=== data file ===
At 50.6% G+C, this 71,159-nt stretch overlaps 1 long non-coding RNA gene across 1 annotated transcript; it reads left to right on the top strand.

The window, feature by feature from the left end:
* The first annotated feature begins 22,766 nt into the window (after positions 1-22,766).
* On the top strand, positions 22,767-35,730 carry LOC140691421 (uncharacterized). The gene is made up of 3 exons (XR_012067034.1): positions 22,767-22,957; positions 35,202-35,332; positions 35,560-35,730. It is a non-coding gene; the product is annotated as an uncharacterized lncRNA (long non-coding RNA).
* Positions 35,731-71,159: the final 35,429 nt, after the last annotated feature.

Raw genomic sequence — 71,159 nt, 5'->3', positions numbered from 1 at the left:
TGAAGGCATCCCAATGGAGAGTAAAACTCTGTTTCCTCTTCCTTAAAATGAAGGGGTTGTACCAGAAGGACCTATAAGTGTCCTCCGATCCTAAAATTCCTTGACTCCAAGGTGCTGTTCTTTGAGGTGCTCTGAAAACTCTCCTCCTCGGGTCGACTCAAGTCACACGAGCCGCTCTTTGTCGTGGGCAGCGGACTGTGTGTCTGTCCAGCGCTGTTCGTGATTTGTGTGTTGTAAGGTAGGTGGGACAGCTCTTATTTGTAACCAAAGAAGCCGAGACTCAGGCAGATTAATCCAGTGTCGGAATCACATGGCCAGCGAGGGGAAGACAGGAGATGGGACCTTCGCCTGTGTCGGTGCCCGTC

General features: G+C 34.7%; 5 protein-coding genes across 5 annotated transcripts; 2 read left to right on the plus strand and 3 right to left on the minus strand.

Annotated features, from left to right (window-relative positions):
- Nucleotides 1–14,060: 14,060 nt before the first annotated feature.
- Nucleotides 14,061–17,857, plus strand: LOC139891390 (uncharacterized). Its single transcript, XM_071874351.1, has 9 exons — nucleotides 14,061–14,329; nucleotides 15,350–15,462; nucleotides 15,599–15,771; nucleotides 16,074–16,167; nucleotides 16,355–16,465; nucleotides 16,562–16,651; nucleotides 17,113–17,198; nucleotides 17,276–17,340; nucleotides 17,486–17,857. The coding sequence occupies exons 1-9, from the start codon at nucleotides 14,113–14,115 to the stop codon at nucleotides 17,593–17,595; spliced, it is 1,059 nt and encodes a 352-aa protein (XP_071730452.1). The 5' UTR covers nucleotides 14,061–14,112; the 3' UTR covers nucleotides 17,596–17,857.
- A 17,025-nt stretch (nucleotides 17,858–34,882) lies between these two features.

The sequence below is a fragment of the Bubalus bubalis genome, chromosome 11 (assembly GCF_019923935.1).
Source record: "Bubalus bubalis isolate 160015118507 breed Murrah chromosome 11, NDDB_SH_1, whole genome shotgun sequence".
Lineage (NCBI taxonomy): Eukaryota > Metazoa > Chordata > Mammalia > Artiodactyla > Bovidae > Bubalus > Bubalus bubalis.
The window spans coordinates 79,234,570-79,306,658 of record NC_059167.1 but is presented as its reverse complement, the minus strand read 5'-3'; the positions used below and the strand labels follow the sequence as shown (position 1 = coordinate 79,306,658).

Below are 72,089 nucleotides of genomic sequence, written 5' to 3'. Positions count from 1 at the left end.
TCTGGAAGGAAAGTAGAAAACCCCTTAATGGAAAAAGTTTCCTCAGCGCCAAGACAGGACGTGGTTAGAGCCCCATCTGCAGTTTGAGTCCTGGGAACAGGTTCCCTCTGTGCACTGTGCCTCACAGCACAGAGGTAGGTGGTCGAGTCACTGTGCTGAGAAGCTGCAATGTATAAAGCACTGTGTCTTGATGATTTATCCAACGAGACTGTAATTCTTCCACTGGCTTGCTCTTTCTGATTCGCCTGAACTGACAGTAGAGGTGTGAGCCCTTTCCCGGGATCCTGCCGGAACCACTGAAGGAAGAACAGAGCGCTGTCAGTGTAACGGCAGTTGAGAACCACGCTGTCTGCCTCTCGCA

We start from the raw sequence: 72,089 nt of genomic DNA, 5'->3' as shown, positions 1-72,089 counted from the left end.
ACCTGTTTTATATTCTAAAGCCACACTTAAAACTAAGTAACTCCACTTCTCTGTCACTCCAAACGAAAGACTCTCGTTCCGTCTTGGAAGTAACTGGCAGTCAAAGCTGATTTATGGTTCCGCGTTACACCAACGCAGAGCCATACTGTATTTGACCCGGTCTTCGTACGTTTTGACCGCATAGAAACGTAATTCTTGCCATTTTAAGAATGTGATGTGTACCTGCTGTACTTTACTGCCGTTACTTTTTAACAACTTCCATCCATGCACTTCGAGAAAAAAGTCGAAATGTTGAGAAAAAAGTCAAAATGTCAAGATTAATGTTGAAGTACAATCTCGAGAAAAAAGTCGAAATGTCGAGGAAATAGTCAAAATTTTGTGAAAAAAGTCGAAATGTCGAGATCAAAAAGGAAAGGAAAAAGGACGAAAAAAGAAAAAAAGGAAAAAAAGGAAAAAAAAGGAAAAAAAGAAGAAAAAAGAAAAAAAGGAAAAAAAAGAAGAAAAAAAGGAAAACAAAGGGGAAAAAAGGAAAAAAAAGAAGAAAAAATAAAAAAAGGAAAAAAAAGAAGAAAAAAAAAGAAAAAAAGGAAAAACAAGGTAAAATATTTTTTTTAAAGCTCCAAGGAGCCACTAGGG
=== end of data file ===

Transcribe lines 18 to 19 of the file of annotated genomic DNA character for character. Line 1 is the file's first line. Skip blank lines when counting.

TCTGGAAGGAAAGTAGAAAACCCCTTAATGGAAAAAGTTTCCTCAGCGCCAAGACAGGACGTGGTTAGAGCCCCATCTGCAGTTTGAGTCCTGGGAACAGGTTCCCTCTGTGCACTGTGCCTCACAGCACAGAGGTAGGTGGTCGAGTCACTGTGCTGAGAAGCTGCAATGTATAAAGCACTGTGTCTTGATGATTTATCCAACGAGACTGTAATTCTTCCACTGGCTTGCTCTTTCTGATTCGCCTGAACTGACAGTAGAGGTGTGAGCCCTTTCCCGGGATCCTGCCGGAACCACTGAAGGAAGAACAGAGCGCTGTCAGTGTAACGGCAGTTGAGAACCACGCTGTCTGCCTCTCGCA

We start from the raw sequence: 72,089 nt of genomic DNA, 5'->3' as shown, positions 1-72,089 counted from the left end.